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Sen. McCain: 'We Have No Credibility' in Middle East


"There is no policy, and there is no strategy. And therefore, we react, and we react poorly."

(Credit: CNN)

Sen. John McCain (R-Ariz.) argued Sunday that the U.S. has no credibility in the Middle East after what he characterized as an Egyptian coup—and that the Obama administration should no longer delay suspending aid to the nation because of it.

"We have no credibility," McCain said on CNN’s “State of the Union." "We do have influence, but when you don't use that influence, then you do not have that influence."

(Credit: CNN)

With much of America's $1.3 billion going to the Egyptian military, McCain said the aid increases anti-American sentiment in the region.

"With Apache helicopters flying overhead (in Egypt), nothing is more symbolic of the United States of America siding with the generals,” he told CNN's Candy Crowley.

McCain said the Obama administration’s handling of Egypt is just one sign of what he described as the president’s lack of foreign policy in the Middle East.

"There is no policy, and there is no strategy," he said. "And therefore, we react, and we react poorly."

McCain and Sen. Lindsey Graham (R-S.C.) traveled to Egypt last week at President Obama’s request and said Friday that the interim government and the military are, quote, “taking Egypt down a dark path, one that the United States cannot and should not travel with them.”

US Republican Senator John McCain (L) and Republican Senator Lindsey Graham (R) address a news conference on August 6, 2013 in Cairo, Egypt. The two leading US Senators urged Egypt’s leaders to engage in an ‘inclusive’ dialogue with supporters of ousted president Mohamed Morsi as a way out of the crippling political crisis. (Credit: AFP/Getty Images)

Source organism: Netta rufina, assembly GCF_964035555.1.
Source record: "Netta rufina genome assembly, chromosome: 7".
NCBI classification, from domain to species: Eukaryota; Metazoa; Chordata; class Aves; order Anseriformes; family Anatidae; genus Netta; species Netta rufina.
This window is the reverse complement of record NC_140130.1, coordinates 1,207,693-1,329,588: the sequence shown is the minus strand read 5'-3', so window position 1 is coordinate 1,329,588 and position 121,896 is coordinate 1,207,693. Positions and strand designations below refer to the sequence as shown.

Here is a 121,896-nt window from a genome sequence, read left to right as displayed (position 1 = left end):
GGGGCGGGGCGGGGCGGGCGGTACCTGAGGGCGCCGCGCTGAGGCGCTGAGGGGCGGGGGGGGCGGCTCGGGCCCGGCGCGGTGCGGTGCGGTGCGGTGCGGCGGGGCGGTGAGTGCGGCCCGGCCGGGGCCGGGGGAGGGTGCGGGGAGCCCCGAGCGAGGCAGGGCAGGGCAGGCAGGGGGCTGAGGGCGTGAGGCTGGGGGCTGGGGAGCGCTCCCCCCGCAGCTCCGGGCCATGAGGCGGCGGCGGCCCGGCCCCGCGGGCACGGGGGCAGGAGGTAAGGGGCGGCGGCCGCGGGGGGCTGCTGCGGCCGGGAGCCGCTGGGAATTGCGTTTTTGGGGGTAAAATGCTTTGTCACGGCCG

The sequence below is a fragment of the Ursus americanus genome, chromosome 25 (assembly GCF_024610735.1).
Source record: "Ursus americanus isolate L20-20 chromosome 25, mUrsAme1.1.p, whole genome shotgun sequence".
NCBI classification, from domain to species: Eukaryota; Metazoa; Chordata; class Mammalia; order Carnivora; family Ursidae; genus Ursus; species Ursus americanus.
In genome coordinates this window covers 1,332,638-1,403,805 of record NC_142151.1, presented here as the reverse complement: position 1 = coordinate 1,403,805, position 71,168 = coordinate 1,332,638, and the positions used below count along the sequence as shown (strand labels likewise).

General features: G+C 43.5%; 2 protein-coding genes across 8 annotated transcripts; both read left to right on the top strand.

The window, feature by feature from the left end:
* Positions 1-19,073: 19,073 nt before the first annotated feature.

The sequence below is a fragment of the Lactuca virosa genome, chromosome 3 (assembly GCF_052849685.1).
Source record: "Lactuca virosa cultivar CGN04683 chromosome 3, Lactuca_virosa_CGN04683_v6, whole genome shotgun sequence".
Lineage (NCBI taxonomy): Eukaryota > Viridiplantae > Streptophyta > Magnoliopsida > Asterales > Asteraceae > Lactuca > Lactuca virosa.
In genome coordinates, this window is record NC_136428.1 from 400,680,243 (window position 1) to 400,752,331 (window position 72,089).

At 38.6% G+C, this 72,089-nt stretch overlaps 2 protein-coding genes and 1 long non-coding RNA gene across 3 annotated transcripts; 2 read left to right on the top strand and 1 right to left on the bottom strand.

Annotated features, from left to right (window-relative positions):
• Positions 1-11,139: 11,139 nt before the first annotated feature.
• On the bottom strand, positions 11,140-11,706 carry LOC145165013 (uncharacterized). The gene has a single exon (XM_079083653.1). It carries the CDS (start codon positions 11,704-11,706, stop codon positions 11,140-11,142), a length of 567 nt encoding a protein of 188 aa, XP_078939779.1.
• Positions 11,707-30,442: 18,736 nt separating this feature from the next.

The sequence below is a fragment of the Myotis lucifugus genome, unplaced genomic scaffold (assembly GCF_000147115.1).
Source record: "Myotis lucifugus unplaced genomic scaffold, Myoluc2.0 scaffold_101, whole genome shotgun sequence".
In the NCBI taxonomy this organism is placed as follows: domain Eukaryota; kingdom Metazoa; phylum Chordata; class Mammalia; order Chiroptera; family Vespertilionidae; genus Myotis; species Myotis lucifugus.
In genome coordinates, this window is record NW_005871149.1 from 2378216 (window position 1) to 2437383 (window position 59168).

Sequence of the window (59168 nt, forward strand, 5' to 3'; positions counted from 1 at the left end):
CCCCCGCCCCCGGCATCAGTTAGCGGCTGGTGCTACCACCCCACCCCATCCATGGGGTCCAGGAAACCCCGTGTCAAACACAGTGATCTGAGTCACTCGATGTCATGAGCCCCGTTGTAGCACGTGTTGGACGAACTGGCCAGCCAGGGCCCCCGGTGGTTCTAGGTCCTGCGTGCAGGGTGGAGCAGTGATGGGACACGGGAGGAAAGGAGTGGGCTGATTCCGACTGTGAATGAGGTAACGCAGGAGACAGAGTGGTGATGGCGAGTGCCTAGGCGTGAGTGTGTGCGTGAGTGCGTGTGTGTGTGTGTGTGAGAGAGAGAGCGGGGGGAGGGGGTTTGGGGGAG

Their statement came in midst of hundreds of deaths as supporters of ousted President Mohammed Morsi launched demonstrations in defiance of a military-imposed state of emergency.

Sen. Rand Paul (R-Ky.), who has had his (many) disagreements with McCain and Graham, has been urging the U.S. to cut aid to Egypt for some time. In his words, we shouldn’t be sending money to people who “hate us.”

Last month, the Senate killed Paul’s effort to cut the $1.3 billion in annual aid to Egypt. The bill would have redirected the funds to address crumbling bridges in the U.S.

Obama announced Thursday he is scrapping plans for joint U.S.-Egypt military exercises. But the president stopped well short of withholding $1.3 billion in annual U.S. military aid.

Here's a clip of McCain's comments, via CNN:

The Associated Press contributed to this report.



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